Due to last year’s extreme drought across many areas, straw was at a premium which may have tipped the scales in favour of baling for some producers. This year, much of the Prairies are in a different situation and farmers may be hurting themselves in the long run if they choose to bale off straw again this year.
Jeremy Boychyn, agronomy research extension specialist with the Alberta Wheat and Barley Commissions, says producers need to take a hard look at the nutrients in straw. Coupled with the recent price of fertilizer, the nutrient value alone could be enough to push the decision in one direction or the other.
“Understanding the value is going to be important, and making sure that, if you are selling it off, how much is that worth? And actually how much nutrients I’m pulling out of my soil? Am I replacing that? Am I accounting for it in my fertilizer plan? Because over four years, if you’re removing that level of nutrients, it’s going to add up, and it’s going to account in your fertilizer plan, and you need to think about that,” says Boychyn.
Outside of fertilizer cost, he says the other factor to consider is the amount of readily available organic matter in the field. If you farm high organic matter soils where rain is plentiful, baling could make perfect sense, says Boychyn. In these areas, straw that isn’t baled could pose a challenge come the next seeding season, and if the grower isn’t concerned about losing those nutrients from baling the straw, it could be a good option in the short and long term.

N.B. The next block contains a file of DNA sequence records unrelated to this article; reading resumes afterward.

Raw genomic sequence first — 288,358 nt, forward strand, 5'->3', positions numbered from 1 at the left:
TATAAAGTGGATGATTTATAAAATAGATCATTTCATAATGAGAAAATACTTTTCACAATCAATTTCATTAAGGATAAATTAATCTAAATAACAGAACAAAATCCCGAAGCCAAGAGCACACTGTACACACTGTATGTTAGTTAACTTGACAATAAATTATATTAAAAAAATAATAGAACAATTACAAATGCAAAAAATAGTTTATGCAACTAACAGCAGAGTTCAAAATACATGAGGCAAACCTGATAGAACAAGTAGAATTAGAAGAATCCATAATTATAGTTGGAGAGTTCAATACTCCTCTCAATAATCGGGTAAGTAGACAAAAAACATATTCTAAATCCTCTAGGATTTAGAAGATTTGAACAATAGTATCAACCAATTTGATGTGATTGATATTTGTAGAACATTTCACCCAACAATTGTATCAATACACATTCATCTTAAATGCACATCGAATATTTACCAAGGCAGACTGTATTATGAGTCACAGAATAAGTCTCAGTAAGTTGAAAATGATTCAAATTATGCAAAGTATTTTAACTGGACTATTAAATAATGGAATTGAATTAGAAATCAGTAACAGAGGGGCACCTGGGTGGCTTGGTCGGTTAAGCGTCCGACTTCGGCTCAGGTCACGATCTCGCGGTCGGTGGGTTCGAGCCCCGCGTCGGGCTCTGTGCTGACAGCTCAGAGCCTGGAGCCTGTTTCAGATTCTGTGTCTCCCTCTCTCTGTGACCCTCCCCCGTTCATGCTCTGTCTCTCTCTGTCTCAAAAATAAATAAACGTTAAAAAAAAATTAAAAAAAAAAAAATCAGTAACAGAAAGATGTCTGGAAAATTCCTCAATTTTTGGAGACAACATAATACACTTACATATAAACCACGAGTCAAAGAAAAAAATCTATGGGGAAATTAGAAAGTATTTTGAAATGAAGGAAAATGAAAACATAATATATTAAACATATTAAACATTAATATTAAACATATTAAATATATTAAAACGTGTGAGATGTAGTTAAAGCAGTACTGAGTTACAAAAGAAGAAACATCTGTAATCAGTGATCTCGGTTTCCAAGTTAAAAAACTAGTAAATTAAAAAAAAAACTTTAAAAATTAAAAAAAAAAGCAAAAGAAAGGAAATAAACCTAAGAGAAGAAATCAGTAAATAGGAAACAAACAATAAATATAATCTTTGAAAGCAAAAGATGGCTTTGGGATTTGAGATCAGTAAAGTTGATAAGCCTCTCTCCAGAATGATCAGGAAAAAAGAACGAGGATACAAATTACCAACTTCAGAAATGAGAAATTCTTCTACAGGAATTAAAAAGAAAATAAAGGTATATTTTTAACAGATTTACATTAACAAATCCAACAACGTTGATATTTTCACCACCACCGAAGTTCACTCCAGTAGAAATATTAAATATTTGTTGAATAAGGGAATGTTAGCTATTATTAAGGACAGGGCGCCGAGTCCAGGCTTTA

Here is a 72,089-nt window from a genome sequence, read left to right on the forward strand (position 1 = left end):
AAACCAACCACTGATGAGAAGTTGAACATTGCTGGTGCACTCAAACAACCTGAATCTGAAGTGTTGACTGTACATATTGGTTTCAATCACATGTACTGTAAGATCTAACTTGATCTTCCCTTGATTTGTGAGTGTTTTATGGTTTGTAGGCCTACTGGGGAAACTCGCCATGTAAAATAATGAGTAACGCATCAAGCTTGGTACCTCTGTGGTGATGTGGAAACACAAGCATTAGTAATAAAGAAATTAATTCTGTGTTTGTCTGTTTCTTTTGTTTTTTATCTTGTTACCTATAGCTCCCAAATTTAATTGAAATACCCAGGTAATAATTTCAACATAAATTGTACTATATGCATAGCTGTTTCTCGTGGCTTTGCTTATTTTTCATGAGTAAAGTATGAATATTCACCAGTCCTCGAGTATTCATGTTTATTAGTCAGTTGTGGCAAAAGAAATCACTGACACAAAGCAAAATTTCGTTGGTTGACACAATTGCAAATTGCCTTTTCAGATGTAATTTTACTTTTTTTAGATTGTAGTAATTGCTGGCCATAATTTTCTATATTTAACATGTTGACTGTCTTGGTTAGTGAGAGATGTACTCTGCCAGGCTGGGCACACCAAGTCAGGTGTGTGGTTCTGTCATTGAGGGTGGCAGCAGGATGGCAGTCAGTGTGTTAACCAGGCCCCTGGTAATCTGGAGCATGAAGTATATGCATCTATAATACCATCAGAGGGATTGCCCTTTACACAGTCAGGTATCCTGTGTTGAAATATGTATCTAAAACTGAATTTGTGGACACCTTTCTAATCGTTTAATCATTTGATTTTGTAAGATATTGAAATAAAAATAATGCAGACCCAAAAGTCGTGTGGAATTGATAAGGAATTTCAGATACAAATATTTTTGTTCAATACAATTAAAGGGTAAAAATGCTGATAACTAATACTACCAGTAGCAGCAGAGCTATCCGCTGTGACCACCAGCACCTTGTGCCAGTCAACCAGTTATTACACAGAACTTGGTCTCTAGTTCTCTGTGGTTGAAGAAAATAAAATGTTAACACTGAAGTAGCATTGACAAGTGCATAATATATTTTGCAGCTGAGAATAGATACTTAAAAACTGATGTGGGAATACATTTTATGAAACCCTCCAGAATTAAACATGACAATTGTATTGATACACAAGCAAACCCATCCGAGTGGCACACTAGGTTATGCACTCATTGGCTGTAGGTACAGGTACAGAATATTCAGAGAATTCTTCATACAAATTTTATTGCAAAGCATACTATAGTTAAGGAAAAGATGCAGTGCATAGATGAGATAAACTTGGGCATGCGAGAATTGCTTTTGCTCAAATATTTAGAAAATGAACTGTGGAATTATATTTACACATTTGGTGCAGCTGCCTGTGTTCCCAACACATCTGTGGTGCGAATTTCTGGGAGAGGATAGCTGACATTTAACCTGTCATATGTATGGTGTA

Alternatively, if organic matter is a stress-point, from an agronomic standpoint it’s wise to leave the straw on the field.
“If you’re in a lower organic matter area, and you’re seeing less rainfall, that organic matter, that straw, has more value to that soil health, and building that soil health that we talked about when we’re talking about just specific nutrient value and cost. So there is that balance we need to have,” says Boychyn.
When weighing the options of baling, producers should be asking themselves a couple key questions to make the right decision for the farm including, what is the actual value of baling to the farm, how will affect seeding next year, and also how will it affect the short and long term health of the soil.